The flowmeter selected for the test was a commonly used Victor* FM372 (photo right.)  As noted in the Victor literature, all their flowmeters are calibrated at 25 psi (accept one for CO2 which is calibrated at 80 psi to avoid ice particles in the needle valve.)  They note that the pressure is used to provide what we refer to as "Automatic Flow Compensation" that requires a pressure of 25 psi or greater.  Therefore the flow reading scale will only be accurate at a pipeline pressure of 25 psi.  Increased pressure will produce a higher flow than what is read on the flow tube.  These Laboratory tests demonstrate just how much more flow variation occurs with pipeline pressure changes with a fixed flow control knob setting.


To measure the actual flow we used a portable flowmeter, our part number WAT- PFM.  This uses the same flow measuring principle defined by Bernoulli in the 1700's.  It is accurate and very repeatable.  It was used in a way recommended in our Lean Welding Manufacturing Self Study Training Programs which is to measure flow with the wire feeder gas hose  fitting placed in the gauge (photo left.)  Therefore there is no possibility of leaks between the Victor FM372 and the portable flowmeter. Instructions shipped with the WAT-PFM define how this measurement approach in combination with measuring at the MIG torch nozzle quantifies leaks in wire feeder plumbing, torch to feeder connections, backflow through wire outlet guide etc and what differences are excessive.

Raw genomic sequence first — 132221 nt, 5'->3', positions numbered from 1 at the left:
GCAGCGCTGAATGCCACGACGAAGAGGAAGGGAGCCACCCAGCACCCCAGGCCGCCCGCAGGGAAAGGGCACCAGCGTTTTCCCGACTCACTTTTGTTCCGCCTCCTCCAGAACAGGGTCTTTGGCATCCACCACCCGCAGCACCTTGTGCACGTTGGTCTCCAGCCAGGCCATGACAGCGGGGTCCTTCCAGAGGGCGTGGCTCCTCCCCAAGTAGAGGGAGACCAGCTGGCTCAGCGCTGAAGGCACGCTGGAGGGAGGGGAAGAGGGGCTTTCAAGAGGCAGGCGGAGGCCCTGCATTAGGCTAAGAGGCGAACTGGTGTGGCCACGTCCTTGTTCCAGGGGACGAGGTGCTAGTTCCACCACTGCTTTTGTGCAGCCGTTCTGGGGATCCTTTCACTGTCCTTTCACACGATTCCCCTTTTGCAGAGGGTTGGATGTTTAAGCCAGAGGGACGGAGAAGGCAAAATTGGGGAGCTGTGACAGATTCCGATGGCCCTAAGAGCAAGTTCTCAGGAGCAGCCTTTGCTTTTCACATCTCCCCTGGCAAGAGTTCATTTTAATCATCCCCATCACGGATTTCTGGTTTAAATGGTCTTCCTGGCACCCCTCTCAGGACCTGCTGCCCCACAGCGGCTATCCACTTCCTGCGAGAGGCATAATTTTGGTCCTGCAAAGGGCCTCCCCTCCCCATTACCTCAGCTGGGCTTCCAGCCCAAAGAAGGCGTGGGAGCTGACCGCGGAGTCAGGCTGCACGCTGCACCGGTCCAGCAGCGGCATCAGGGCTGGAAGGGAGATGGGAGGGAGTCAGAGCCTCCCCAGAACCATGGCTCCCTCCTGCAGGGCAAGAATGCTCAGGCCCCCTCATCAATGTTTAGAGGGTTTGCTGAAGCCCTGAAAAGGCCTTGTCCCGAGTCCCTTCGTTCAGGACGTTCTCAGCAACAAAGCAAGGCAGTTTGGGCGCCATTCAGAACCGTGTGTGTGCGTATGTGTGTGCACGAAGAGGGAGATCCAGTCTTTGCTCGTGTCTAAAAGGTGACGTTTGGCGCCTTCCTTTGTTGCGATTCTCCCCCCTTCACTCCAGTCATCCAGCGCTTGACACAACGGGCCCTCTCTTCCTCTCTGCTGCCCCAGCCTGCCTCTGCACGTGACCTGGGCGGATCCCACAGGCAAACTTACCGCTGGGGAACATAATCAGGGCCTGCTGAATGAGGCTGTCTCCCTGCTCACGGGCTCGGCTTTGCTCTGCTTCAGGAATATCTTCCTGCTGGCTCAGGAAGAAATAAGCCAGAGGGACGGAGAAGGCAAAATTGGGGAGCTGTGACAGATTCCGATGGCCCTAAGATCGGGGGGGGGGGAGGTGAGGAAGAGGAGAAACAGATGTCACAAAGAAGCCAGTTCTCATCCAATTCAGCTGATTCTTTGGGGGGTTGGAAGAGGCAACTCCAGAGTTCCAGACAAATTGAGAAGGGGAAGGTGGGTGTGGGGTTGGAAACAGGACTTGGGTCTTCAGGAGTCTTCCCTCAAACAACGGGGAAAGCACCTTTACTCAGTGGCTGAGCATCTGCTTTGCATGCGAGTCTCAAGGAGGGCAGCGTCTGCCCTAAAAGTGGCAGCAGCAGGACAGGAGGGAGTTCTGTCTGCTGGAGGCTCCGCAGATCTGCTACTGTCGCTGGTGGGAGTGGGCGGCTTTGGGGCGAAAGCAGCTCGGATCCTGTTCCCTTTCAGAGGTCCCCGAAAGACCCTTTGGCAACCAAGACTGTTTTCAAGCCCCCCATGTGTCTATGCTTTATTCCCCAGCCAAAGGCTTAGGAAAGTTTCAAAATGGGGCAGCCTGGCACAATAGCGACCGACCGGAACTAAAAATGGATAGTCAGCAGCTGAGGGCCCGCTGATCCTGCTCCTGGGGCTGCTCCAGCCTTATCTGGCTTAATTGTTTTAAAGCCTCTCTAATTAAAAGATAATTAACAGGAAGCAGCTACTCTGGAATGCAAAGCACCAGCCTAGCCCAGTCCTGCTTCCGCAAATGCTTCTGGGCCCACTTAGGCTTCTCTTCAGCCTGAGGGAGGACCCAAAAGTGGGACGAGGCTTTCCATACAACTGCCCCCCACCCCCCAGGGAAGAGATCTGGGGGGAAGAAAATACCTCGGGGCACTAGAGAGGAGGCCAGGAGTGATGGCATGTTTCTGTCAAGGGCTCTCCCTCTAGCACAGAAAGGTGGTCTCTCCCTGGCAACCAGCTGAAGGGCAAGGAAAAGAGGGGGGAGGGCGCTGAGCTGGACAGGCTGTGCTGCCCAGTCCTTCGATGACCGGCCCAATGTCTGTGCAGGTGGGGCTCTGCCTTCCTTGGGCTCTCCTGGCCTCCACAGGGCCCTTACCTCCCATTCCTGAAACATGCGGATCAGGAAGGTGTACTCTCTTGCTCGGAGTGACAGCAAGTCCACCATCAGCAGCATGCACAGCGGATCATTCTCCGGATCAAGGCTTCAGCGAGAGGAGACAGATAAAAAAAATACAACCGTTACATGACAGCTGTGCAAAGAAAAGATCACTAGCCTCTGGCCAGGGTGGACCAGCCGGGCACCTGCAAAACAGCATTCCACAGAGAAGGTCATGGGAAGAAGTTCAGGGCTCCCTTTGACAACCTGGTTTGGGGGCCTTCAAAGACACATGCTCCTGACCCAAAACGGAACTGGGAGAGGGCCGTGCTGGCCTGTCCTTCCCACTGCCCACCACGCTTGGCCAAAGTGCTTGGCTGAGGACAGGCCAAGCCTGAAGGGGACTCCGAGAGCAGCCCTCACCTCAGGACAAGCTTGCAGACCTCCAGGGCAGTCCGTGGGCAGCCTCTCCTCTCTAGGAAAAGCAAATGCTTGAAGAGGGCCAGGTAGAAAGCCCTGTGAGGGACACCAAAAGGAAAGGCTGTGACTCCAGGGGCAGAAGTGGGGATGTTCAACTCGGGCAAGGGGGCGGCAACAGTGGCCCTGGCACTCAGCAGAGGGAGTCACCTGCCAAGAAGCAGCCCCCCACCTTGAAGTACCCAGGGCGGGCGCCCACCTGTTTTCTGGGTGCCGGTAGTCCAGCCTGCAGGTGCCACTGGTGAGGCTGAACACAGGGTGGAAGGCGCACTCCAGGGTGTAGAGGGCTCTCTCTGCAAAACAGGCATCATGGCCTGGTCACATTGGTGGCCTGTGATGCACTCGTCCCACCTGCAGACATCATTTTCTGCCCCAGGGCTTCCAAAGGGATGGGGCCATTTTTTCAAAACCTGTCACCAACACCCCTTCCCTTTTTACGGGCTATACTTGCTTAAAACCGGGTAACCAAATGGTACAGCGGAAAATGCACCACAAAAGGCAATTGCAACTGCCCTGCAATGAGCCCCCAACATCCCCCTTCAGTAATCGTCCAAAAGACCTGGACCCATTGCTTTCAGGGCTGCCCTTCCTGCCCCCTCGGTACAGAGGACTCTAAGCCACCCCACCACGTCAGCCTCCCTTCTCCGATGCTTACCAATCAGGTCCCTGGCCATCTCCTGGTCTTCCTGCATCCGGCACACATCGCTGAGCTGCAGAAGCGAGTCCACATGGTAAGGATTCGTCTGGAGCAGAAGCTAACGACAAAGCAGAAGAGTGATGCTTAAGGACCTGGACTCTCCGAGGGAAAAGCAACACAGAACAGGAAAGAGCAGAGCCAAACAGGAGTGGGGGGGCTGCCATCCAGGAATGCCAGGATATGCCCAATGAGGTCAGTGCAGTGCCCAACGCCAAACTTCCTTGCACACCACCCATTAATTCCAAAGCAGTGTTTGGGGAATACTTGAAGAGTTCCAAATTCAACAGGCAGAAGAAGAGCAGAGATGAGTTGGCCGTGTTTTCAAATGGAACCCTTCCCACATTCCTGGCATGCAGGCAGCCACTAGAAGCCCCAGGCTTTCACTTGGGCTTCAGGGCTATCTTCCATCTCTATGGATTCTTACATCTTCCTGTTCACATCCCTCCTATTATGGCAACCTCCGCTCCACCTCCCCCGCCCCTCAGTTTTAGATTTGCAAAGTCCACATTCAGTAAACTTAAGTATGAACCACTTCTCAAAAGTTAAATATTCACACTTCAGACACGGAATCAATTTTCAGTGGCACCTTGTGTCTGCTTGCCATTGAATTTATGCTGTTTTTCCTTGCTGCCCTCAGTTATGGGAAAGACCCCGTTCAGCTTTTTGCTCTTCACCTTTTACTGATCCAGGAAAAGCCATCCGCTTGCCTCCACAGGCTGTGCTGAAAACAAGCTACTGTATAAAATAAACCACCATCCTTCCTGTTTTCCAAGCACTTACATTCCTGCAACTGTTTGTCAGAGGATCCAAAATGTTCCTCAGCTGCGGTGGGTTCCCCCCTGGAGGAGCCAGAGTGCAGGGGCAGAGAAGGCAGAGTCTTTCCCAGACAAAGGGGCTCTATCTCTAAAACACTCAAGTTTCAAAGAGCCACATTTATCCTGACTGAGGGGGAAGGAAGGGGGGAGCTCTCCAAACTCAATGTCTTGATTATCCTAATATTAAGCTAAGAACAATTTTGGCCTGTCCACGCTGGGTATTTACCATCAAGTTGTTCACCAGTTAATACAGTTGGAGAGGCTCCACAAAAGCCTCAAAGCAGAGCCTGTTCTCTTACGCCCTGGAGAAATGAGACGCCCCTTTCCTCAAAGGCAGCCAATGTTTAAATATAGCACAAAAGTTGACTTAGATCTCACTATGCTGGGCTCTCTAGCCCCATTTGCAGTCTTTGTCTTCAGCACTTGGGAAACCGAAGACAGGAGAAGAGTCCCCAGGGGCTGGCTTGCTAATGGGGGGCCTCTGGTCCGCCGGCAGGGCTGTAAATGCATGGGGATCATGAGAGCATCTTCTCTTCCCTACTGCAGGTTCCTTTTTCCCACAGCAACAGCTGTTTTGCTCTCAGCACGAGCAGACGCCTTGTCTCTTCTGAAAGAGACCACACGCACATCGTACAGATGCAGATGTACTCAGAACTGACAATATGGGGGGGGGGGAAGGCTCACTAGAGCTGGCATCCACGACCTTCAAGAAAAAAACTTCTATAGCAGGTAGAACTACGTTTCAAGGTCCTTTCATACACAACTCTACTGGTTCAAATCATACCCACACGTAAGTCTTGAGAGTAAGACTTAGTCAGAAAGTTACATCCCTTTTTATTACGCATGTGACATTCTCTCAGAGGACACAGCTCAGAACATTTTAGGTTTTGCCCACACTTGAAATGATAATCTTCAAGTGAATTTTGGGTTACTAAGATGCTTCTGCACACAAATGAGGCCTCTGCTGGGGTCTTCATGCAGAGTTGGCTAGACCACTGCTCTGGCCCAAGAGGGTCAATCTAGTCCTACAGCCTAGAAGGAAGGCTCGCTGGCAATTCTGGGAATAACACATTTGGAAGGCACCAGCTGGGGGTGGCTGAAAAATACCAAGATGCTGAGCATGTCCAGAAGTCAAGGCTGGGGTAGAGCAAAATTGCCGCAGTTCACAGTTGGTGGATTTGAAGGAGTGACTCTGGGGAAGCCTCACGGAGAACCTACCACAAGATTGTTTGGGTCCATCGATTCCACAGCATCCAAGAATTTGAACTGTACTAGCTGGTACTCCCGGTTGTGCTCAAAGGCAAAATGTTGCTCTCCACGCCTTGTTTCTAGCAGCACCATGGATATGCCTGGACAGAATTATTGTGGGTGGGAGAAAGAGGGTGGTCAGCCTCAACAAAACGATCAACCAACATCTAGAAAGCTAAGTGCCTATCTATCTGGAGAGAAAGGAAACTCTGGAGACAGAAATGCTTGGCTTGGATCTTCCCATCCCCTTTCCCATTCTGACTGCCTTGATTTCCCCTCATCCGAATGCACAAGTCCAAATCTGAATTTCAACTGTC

As we do with each batch of flowmeters, we checked the one used for these tests with calibrated regulator/flowmeters placed on the cylinder.  The WAT-PFM was accurate and correlated with the regulator/flowmeters within our measurement precision from 20 to 40 CFH.

The following are the results of the tests:

Pipeline Pressure Reading on FM372 Flowmeter Flow Tube Published Correction Factor  Flow Using Correction Factor Actual Flow Measured on Portable Flowmeter